Last month when I was still in Naples, Italy, Steven Doherty, the editor of Plein Air Magazine contacted me about doing an article on my trip to Rome. Unfortunately it was only published in the subscription – only digital edition, but I’m very pleased with the article. They graciously allowed me to repost the article. Too see it full screen click on the square to the right of the number “6” at the bottom of this window.
I’m back from Italy, alas. I had a wonderful time and even visited France and Paris, where I liberally sampled the wine and enjoyed some wonderful meals! And I’m plotting my Italian return! Also there are still many paintings, photos, and memories to post from Naples and Sicily and I’m busy finishing those and documenting them.
In the meantime I have embarked on a daily painting auction project. If you are not familiar with the movement this is the practice of doing a small painting on a daily basis and posting them on your blog. It has become quite popular in the last few years. It’s a great way for me to continue my art-practice and offer small, unframed paintings directly. The paintings at the top of this email are all small works I did this past week. And they are available at an auction with a starting bid of only $25-35. The auctions end August 19th.
So here is the first batch. If you enjoy my work, and want to support my project, please pass my website and/or e-mailing list along to your friends.
Right now I am visiting my family in Tryon, North Carolina. It’s a beautiful area in the foothills of the Appalachians about an hour south of Asheville. It’s claim to fame is that it was the birthplace of singer Nina Simone. There is a statue of Simone in the town Center and loads of friendly people.
And here is how they could look if you framed them. At this time the work does not come framed.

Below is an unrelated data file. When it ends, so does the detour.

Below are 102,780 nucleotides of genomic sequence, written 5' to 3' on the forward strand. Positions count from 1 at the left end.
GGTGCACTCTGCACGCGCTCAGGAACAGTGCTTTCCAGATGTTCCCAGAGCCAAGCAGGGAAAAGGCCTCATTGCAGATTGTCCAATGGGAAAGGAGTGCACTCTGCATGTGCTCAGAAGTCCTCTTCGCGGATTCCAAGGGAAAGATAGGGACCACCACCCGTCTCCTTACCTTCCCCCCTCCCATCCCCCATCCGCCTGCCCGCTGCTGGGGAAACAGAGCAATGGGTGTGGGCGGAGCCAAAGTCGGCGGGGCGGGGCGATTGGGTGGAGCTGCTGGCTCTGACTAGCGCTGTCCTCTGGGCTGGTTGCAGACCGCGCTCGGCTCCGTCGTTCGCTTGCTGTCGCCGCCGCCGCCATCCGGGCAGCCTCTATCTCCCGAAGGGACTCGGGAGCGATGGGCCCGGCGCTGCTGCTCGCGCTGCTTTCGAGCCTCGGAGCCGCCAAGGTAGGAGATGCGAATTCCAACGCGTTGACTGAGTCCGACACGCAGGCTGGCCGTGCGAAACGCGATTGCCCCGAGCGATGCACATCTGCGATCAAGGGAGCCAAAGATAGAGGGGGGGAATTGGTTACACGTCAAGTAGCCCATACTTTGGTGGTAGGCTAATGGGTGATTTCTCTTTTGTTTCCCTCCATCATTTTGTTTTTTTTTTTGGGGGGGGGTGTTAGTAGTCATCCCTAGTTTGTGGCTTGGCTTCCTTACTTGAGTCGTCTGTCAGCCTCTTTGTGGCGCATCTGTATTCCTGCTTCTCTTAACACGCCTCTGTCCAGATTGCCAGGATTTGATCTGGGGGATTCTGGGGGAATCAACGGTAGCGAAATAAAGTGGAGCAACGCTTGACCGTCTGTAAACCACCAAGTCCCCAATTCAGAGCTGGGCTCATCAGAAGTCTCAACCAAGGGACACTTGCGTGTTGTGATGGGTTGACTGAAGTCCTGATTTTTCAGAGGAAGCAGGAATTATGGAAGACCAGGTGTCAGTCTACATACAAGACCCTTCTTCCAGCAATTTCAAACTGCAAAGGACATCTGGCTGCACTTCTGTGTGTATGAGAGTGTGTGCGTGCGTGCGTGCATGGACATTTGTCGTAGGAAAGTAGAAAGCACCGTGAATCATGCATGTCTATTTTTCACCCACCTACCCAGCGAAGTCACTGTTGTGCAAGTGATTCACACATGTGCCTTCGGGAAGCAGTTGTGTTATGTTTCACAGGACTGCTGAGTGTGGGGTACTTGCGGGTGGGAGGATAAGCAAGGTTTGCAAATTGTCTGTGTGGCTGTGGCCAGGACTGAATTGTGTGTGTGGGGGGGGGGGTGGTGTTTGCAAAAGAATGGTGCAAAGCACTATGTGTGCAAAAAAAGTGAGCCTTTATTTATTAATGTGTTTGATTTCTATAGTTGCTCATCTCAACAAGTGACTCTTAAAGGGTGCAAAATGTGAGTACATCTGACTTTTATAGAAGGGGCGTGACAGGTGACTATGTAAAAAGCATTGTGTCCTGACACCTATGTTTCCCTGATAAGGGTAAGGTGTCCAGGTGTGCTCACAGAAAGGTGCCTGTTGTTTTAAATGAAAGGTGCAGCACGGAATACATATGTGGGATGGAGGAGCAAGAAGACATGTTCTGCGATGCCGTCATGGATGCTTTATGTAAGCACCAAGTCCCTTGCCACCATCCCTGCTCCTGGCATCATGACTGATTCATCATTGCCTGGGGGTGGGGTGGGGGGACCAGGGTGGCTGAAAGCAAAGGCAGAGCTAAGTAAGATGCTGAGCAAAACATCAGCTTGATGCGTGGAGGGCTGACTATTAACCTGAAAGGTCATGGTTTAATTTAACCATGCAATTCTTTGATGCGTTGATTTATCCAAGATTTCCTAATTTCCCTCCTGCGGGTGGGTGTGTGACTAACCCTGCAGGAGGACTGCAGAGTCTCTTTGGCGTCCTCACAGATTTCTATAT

Here is a sketch I did for my friends who I visited in SW France in July 2013.
I did this cityscape painting over two days at the Piazza della Minerva in Rome, Italy, one block behind the Pantheon, which you see in the background.
This is one of the most curious monuments of Rome, the so-called Pulcino della Minerva. It is a statue designed by the Baroque era sculptor Gian Lorenzo Bernini of an elephant as the supporting base for the Egyptian obelisk found in the Dominicans’ garden. The obelisk was brought to Rome by Diocletian, during his reign as emperor from 284 to 305, for placement at the Temple of Isis, which stood nearby.
The inspiration for the unusual composition came from Hypnerotomachia Poliphili (“Poliphilo’s Dream of the Strife of Love”), an unusual 15th century novel probably by Francesco Colonna. The novel’s main character meets an elephant made of stone carrying an obelisk, and the accompanying woodcut illustration in the book is quite similar to Bernini’s design for the base for the obelisk. The curious placement of the obelisk through the body of the elephant is identical.
The name for the structure, Pulcino, is the Italian for a small or little “chick”. This may have been a reference to the comparatively short height of the obelisk or, an obscure reference to the major charity of the Dominicans ( whose church, Santa Maria sopra Minerva, is in the piazza) to assist young women needing dowries, who made a procession in the courtyard every year.
This painting was done on a cool March night on the Piazza Farnese. My biggest audience were the waiters running back and forth to their storeroom and murmuring words of encouragement: “bella, bella!”
This is the Chiesa di Santa Brigida, a small Swedish church dedicated to Saint Bridget of Sweden, who travelled to Rome in 1350 where she started a new order. The Farnese Palace would be to my left.
By far the best part of my trip to Italy to paint and learn about the culture, has been the local painters and fellow artists I met here.
How did I find them? Continue reading